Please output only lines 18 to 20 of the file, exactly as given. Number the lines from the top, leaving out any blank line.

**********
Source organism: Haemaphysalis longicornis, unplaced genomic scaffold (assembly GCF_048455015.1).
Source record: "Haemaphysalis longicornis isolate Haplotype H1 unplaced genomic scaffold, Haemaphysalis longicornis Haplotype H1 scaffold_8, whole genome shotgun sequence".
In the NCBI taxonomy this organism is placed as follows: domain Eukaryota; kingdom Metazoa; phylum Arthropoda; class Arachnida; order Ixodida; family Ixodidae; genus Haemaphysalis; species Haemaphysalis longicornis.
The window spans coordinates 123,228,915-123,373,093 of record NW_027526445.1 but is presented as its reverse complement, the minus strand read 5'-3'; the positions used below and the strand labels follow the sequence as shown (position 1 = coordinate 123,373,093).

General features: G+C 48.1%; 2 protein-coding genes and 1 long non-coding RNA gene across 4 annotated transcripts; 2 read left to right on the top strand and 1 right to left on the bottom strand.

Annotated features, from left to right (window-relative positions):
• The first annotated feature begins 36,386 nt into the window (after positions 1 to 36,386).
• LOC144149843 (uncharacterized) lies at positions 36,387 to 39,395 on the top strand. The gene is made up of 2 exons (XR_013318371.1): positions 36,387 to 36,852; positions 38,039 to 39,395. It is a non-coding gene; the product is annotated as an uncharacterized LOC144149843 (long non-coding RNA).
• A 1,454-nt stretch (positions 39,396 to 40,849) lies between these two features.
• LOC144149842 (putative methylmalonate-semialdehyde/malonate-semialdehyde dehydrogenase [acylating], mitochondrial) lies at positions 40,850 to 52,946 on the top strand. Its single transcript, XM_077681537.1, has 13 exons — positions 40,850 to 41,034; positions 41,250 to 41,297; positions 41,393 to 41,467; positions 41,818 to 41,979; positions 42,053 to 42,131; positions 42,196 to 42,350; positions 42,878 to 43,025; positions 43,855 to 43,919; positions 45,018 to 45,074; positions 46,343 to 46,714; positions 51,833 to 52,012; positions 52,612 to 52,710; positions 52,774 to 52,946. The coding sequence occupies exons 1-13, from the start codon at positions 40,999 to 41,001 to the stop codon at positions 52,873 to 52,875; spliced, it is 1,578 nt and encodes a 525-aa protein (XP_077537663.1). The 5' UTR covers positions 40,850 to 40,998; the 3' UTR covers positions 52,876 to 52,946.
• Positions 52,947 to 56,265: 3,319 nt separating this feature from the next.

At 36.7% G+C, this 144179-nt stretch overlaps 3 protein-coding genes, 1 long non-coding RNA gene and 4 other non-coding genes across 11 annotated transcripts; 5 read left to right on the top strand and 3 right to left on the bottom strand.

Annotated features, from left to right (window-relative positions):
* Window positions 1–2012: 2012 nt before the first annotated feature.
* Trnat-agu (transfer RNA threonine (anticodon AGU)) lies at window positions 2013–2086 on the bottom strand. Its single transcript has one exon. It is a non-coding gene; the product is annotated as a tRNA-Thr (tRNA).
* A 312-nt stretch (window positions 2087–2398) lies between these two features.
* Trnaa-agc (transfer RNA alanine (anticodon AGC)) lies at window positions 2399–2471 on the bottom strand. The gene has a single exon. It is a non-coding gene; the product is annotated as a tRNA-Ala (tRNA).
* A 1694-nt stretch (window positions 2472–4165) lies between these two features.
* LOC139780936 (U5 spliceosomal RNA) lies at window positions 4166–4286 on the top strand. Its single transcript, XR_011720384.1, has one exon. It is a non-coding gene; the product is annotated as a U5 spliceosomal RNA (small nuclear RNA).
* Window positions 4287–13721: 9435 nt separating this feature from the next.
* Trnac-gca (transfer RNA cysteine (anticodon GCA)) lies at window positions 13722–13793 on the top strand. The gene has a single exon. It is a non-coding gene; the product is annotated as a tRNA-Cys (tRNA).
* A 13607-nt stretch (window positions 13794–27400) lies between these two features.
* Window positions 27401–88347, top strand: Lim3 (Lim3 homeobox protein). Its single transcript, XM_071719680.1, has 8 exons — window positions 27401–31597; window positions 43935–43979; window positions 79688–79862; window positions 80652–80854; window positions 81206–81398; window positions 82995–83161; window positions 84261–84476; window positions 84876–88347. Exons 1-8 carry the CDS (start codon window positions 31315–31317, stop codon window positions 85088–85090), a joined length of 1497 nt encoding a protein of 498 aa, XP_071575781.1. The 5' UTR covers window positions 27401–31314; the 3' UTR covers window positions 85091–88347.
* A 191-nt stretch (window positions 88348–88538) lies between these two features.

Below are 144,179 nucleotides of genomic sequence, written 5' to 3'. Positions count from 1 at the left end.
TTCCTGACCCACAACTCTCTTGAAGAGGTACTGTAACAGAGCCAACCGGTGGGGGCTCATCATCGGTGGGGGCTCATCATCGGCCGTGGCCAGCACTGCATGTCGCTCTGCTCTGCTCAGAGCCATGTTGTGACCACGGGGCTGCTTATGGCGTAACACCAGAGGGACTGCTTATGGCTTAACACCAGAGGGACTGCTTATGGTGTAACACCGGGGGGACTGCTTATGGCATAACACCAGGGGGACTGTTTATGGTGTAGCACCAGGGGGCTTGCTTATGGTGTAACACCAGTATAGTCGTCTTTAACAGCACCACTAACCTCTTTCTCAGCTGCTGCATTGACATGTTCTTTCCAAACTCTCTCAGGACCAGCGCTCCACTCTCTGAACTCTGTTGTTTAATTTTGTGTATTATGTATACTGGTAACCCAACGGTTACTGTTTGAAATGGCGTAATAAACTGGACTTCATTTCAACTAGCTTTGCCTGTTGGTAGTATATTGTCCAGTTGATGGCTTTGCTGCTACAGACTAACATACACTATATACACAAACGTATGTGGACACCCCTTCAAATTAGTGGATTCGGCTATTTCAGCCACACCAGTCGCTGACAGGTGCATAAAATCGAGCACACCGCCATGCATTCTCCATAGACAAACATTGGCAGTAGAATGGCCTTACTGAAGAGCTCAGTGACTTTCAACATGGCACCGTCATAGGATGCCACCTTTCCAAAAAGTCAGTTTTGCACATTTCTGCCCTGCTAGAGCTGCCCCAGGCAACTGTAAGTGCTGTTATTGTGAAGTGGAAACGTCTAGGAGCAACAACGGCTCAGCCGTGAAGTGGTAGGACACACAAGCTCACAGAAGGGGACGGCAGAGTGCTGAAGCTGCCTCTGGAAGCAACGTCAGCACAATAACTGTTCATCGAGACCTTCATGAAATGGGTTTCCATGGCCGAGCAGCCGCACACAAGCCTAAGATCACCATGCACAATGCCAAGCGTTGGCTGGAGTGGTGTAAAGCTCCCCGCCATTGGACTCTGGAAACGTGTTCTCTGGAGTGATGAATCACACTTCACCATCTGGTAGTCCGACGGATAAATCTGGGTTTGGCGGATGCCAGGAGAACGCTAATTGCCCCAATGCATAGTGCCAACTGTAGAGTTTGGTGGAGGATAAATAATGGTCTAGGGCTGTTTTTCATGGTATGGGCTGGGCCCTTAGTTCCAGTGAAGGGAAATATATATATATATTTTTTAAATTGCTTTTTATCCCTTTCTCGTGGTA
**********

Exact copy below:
* A 1694-nt stretch (window positions 2472–4165) lies between these two features.
* LOC139780936 (U5 spliceosomal RNA) lies at window positions 4166–4286 on the top strand. Its single transcript, XR_011720384.1, has one exon. It is a non-coding gene; the product is annotated as a U5 spliceosomal RNA (small nuclear RNA).
* Window positions 4287–13721: 9435 nt separating this feature from the next.